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What is the Origin of the Semitic People

Who are the Semites? Jews, Arabs, Africans and other mid-eastern people groups have connections to Semitic origins through the line of Shem.

Who are the Semitic People

The Semitic people are the descendents of Shem, one of the three sons of Noah. Typically thought of as the Jewish people, the Semites actually encompass people groups from the populations of the entire middle east. The accounts of the movements and history of the sons of Shem are told throughout the book of Genesis from the Great Flood to the enslavement of the Hebrew people in Egypt.

The Jewish People

Shem had five sons; Elam, Asshur, Arphaxad, Lud and Aram. The focus of the Genesis account is primarily on the descendents of Arphaxad. Eber is in the linage of Arphaxad and it is from Eber that we get the name Hebrew. The linage of Arphaxad leads to the birth of Abraham who, according to Genesis 12:1-3, God called out of Haran and promised to make of him a great nation. Abraham and Sarah have a son, Isaac, and Isaac is the father of Jacob who’s name is later changed to Israel. This is the lineage of the Semitic Jews.

The Arabic People

Some Arabic people trace their lineage back to the birth of Ishmael, born of Abraham and Sarah’s Egyptian handmaid, Hagar. Genesis 21:9-21 tells the story of the expulsion of Ishmael and his mother from Abraham’s camp. The story follows Hagar and Ishmael to the Sinai peninsula where he marries an Egyptian wife. During their journey to the Sinai peninsula, God also promises Hagar that He will make a great nation of her son Ishmael. This is the lineage of the Semitic Arabs. It is notable that there are many Arabic people who do not identify themselves as Semitic but rather trace their ancestry back to other sources.

Other Descendants of Shem

The bible mentions more than 60 descendants of Shem. Half of them are listed in Genesis 10:21 - 32. More extensive genealogies are found in 1Chronicals. The descendants of Shem populated the Mesopotamian and African regions and mixed with other racial and ethnic groups. The identification of Semitic people is not always as straightforward as one might think.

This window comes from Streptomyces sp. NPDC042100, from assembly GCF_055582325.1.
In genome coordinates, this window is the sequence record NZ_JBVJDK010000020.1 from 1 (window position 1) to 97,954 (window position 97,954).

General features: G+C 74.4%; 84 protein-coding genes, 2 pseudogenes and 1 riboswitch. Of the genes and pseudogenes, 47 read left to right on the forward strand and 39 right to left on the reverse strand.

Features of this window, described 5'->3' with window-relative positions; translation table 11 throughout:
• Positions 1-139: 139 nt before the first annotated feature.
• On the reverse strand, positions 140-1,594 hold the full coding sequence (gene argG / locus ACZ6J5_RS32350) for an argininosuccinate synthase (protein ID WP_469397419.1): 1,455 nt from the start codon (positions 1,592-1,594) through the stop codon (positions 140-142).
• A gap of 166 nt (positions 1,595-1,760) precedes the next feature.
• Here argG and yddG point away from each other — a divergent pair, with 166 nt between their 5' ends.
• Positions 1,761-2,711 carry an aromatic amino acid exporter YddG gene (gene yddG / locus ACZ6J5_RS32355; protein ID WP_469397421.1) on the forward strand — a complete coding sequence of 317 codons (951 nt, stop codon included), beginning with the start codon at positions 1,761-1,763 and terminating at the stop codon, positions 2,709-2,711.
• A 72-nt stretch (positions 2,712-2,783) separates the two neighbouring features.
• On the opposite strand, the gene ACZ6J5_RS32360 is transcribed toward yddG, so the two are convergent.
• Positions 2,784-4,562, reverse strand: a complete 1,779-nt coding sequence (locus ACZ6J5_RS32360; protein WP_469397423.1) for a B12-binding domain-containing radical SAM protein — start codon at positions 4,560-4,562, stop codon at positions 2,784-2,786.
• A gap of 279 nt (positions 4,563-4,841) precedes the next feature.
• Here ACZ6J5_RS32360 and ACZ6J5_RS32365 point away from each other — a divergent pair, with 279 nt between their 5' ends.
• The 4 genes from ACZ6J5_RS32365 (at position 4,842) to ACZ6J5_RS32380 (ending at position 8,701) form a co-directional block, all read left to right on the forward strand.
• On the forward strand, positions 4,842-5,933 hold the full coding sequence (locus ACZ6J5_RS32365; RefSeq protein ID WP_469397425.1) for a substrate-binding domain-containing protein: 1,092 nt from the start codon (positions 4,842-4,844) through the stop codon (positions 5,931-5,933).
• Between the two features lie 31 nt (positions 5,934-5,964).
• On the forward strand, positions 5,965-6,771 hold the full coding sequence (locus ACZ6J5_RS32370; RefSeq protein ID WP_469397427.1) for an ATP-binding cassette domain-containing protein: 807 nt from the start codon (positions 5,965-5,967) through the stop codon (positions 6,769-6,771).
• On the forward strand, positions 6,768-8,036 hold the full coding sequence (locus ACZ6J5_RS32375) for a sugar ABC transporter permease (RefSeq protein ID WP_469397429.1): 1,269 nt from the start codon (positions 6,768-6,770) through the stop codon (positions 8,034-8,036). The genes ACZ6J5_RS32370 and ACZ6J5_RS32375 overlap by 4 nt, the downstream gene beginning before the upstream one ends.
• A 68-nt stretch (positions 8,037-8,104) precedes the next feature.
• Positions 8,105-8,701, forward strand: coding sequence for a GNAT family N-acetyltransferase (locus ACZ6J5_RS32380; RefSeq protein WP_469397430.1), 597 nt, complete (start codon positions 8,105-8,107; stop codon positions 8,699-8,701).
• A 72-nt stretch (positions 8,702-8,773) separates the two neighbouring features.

Language Identification

One method of determining and identifying people groups is accomplished through linguistics. Linguists use criteria such as structure, grammar, common properties and vocabulary to identify language types. Semitic languages are used throughout the middle east with some variation and dialects. Hebrew and Arabic are two of the most well known Semitic languages suggesting common ancestry.

Race

Language is not always an accurate indicator of common ancestry but may instead be a product of proximity of cultures. Physical characteristics that are distinct in a particular group of people are one way to identify a racial or ethnic group but this can lead to inaccurate stereotyping. With our ability to genetically identify a people group it can now be done scientifically rather than by means of visual identification. One study in the Annals of Human Genetics shows a genetic similarities between two neighboring groups in Iran and a group in North Africa where at least one group does not speak Semitic based languages. Another genetic study shows common genetic markers among the Sephardic Jews, the Lebanese and the Palestinians. The Bantu people in South Africa have genetic markers linking them to the Ashkenazi Jews in Tel Aviv. The concept of race is one that is being redefined and no longer relies specifically on physical characteristics.

Addressing the question of Semitic identification is complex and many factors enter into the identification of people groups. Some groups who can clearly identify their genealogy and identify themselves through that genealogy are easily categorized but others may require deeper investigation using other methods.